Bulldog and Venis start, probably the best possible combination. Venis grabs a quick headlock, then comes off the ropes with a shoulder. Venis with a hip toss, and Bulldog takes out to Pete Gas. Then Bulldog tags back in. Huh? Venis goes for a suplex, but Bulldog counters with his own delayed version. VINTAGE BULLDOG! Gas tags in, again, and loses a slugfest. He sweeps the legs and slingshots Venis into the buckle, then takes him down with a back suplex for two. Whip to the corner is reversed, and Venis follows in with a clothesline. He takes Gas down with a running bulldog, and now Blackman takes his turn. He connects with a dropkick, and finishes with the Bicycle Kick at 2:58. Rodney comes in and quickly puts Blackman down with a clothesline. Blackman quickly regains control, and tags out to Gangrel. He sends Rodney from corner-to-corner. Rodney surprises him with a crucifix for two. We get heel miscommunication, and the Implant DDT finishes Rodney off at 4:27. Joey Abs comes in to try his luck, but I doubt this will end will. He takes Gangrel over with a snap suplex for two. Gangrel blocks a hip toss, and counters with a double-underhook suplex. Mark Henry tags in, and Abs somehow gives him a Hot Shot. He misses something in the ropes, and Henry lays him out with a clothesline. Henry connects with whatever Abs was trying to do, then crushes him with a Splash for three at 6:04. Bulldog comes in (obviously) and pounds away. Gangrel tags in, gets crotched across the top rope, and Bulldog with a Super-Plex for the three count at 6:48. Steve Blackman in to try his luck. He connects with a side back breaker, followed by a snap suplex. He misses a second rope headbutt. Bulldog with a fisherman suplex, and that gets three at 7:33. Venis with a clothesline, followed by stomping. Bulldog comes off the ropes with a sunset flip, but Henry breaks the pin attempt. Whip to the ropes, and Bulldog with a double clothesline. He keeps both men at bay for a bit, until Venis cradles him for a two count. Henry comes in to crush Bulldog in the corner and gives him a splash. Venis to the top rope, and he comes off with the Money Shot. That's enough to finish this turkey at 9:11. In short, a heatless mess. It was watchable, but all these pointless matches are starting to piss me off.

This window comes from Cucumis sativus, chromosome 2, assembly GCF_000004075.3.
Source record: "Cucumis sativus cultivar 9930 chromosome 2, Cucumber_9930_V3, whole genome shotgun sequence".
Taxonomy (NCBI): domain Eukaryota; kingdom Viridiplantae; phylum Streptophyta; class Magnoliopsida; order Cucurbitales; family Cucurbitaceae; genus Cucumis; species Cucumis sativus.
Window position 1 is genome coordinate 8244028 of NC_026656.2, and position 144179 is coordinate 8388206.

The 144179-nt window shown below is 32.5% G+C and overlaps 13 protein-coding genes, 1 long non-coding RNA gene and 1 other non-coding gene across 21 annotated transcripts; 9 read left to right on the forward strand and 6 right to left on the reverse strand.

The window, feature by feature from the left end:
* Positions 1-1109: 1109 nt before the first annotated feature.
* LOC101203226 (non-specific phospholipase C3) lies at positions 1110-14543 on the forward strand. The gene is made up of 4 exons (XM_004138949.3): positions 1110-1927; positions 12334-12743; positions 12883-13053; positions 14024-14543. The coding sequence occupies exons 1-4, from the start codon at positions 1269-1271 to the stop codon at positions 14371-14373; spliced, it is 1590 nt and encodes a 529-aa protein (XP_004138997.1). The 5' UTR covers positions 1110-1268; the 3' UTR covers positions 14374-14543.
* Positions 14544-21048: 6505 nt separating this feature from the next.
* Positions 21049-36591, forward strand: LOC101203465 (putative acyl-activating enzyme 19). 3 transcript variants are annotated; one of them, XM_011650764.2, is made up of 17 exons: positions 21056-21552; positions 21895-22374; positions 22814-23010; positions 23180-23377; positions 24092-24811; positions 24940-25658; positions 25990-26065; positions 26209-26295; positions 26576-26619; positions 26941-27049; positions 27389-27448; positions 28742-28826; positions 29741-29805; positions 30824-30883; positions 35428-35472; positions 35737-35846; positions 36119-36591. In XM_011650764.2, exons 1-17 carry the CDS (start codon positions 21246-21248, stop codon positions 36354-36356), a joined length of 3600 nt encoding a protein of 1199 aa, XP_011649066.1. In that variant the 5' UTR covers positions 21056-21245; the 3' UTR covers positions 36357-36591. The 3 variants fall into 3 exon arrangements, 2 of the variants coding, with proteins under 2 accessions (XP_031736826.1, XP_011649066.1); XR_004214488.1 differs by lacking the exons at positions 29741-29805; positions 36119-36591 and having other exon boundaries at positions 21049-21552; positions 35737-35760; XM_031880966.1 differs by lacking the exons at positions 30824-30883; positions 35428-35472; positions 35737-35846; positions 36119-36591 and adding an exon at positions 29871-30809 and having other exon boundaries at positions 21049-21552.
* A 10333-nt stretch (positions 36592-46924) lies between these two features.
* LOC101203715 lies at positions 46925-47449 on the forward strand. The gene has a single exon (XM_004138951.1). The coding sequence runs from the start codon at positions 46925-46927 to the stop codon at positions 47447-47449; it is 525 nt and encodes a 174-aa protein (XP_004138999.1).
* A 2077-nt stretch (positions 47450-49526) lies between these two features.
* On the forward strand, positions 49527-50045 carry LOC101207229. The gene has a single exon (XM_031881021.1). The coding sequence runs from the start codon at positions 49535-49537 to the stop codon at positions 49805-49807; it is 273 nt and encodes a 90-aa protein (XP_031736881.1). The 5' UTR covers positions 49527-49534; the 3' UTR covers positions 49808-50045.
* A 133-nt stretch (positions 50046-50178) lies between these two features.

- Please forgive me, but I'm skipping the 8-Women Tag Team Match. It's not Elimination Rules, and clocks in at under 2-minutes. For those who absolutely need to know the results, the team of Tori (not Wilson), Fabulous Moolah, Mae Young, and non-wrestler Debra went over the team of Women's Champion Ivory, Luna Vachon, Jacqueline, and non-wrestler Terri Runnels. Entrances alone were double the length of the match, and HOW DID THE TEAM OF TWO DINOSAURS AND A MANAGER GO OVER THREE WELL ESTABLISHED WRESTLERS?
Kane vs. X-Pac: